Thanks to provisions in the federal budget signed into law late last year, some changes are coming to strategies that couples have used in the past to maximize Social Security retirement benefit payments. For some people, strategic planning may have added up to tens of thousands of dollars in additional benefits over their lifetimes. Now, with the change in the law, they should consult with their financial adviser or a qualified elder law attorney to discuss how the changes may affect them, and what they can do about it.
The Benefit of “File and Suspend” Comes to an End
Under the prior law, you are able to file for Social Security benefits when you reach the current full retirement age of 66, and then suspend your benefits, while your spouse begins to receive spousal benefits. You then delay receipt of your own benefits, allowing the accumulation of delayed retirement credits up until the age of 70. When you do begin taking benefits, your check is larger thanks to these accumulated credits. This strategy is commonly referred to as “file and suspend.”
Under the changed law, you can still file for Social Security at full retirement age and suspend receipt of benefits. However, your spouse will not be able to receive spousal benefits until you are actually receiving benefits yourself. Likewise, dependents such as minor and disabled children cannot receive benefits based on your Social Security during any period of suspension.
This law takes effect on April 30, 2016. If you are, or will be, 66 before that date, you may still “file and suspend” prior to that time, enabling your spouse to receive spousal benefits while you defer receipt of benefits. The change in law will not impact you if you have already filed and suspended under the prior law.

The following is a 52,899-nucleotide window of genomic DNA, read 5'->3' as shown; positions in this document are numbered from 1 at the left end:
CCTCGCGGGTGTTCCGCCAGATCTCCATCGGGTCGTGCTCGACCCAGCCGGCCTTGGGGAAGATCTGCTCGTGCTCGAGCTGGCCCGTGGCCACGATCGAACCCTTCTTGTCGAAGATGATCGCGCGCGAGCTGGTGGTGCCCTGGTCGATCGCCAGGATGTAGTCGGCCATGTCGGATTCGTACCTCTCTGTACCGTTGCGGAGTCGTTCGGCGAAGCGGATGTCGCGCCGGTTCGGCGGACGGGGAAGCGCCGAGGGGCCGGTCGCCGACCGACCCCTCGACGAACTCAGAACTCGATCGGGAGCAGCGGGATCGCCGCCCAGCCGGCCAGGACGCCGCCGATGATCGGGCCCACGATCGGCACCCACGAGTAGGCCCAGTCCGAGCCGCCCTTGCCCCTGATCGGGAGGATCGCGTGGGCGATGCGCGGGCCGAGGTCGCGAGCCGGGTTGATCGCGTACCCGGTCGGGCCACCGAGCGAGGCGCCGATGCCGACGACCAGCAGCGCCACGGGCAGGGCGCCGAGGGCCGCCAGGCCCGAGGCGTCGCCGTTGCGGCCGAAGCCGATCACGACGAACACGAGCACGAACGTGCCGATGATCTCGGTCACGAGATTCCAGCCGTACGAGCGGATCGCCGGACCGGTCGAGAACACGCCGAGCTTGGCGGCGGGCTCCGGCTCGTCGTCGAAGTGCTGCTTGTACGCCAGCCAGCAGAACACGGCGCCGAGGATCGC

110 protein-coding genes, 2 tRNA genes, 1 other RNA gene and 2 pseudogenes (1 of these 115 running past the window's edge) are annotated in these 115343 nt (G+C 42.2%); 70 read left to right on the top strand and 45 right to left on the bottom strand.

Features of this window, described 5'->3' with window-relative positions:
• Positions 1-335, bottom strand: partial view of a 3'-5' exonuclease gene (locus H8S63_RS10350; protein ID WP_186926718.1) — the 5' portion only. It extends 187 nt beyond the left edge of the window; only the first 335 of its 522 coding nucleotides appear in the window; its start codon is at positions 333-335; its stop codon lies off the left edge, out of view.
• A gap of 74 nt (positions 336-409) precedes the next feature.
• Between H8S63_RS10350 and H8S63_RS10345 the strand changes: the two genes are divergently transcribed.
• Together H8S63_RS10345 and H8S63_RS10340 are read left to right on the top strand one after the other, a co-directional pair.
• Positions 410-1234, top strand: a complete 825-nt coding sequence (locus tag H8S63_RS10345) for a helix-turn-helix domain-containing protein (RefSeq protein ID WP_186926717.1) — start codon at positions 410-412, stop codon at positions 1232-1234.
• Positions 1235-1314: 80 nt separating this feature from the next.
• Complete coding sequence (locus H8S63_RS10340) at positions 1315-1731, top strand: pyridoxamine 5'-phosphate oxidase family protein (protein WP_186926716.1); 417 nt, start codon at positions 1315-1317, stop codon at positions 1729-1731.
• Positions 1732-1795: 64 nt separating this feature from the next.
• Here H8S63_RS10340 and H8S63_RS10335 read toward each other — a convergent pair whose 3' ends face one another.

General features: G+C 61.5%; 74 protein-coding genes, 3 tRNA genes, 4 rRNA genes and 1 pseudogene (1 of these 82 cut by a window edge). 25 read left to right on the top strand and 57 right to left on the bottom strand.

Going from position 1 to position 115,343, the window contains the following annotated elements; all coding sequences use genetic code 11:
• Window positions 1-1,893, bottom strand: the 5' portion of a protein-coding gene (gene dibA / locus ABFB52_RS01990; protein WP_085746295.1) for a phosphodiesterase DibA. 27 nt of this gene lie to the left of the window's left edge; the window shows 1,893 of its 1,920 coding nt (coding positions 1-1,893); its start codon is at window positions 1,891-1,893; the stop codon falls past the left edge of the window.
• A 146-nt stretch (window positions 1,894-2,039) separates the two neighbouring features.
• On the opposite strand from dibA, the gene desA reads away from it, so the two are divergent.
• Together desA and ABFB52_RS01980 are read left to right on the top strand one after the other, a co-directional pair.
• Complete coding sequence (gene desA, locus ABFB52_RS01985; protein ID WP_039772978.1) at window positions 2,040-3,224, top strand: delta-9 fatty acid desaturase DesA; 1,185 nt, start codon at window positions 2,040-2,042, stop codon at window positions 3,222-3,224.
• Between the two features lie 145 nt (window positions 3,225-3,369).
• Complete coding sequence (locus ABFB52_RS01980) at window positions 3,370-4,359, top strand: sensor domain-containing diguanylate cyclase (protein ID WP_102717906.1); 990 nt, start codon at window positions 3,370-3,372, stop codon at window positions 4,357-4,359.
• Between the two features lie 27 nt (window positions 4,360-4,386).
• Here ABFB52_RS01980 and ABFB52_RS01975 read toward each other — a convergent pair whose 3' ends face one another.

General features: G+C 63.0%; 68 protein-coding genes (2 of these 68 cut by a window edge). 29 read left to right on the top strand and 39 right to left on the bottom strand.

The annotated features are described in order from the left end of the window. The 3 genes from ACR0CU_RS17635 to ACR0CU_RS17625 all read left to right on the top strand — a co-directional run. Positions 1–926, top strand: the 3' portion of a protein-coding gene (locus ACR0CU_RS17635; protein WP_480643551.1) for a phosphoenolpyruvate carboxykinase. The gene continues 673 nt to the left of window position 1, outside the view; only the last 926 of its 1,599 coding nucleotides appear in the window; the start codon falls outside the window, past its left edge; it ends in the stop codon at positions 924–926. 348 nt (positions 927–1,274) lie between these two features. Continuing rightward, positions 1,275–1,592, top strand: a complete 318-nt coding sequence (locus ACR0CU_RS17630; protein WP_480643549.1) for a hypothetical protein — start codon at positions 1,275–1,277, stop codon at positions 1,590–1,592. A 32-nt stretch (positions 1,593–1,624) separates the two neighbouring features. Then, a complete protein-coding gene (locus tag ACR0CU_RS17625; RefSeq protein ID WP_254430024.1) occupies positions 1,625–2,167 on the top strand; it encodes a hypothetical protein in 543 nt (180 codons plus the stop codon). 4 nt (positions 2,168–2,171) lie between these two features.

Claim Now, Claim More Later? Not Anymore
Another widely used strategy, often called “Claim now, claim more later” was also eliminated as part of the new federal budget agreement. This strategy involves two spouses with disparate levels of earned income. Spouse A is higher-earning than Spouse B. At full retirement age, Spouse A applies for spousal benefits based on Spouse B’s record. As in “file and suspend,” this allows Spouse A’s own retirement benefit to increase. When Spouse A turns 70, she stops receiving the spousal benefit and begins receiving benefits based on her own record instead.
Survivor’s benefits are an exception: surviving spouses will still be allowed to claim survivor’s benefits first, and then, later, switch to retirement benefits if that option offers a larger benefit.
The new law eliminates the ability of workers who were younger than 62 at the end 0f 2015 to apply this strategy. (If you were 62 or older as of December 31, 2015, you can still select which benefit — spousal or personal — to take when you reach full retirement age.) If the new law applies to you, when you apply for spousal benefits, Social Security will make the assumption that you are also applying for benefits on your own record. You may still choose to take the higher benefit, but you cannot choose to receive a spousal benefit now, allowing your own retirement benefit to increase, then switch over to receiving your own benefit at age 70.
Survivor’s benefits are an exception to this change in the law. If you are a surviving spouse, you will still be allowed to claim survivor’s benefits first, and then, later, switch to retirement benefits if that option offers a larger benefit.
If you want to verify your earnings and receive an estimate of your future Social Security benefits, you can do so by establishing a secure online account through the Social Security Administration website. If you’d like to learn more about what the 2016 changes to Social Security claiming strategies means for you, we invite you to contact us to schedule a free initial consultation.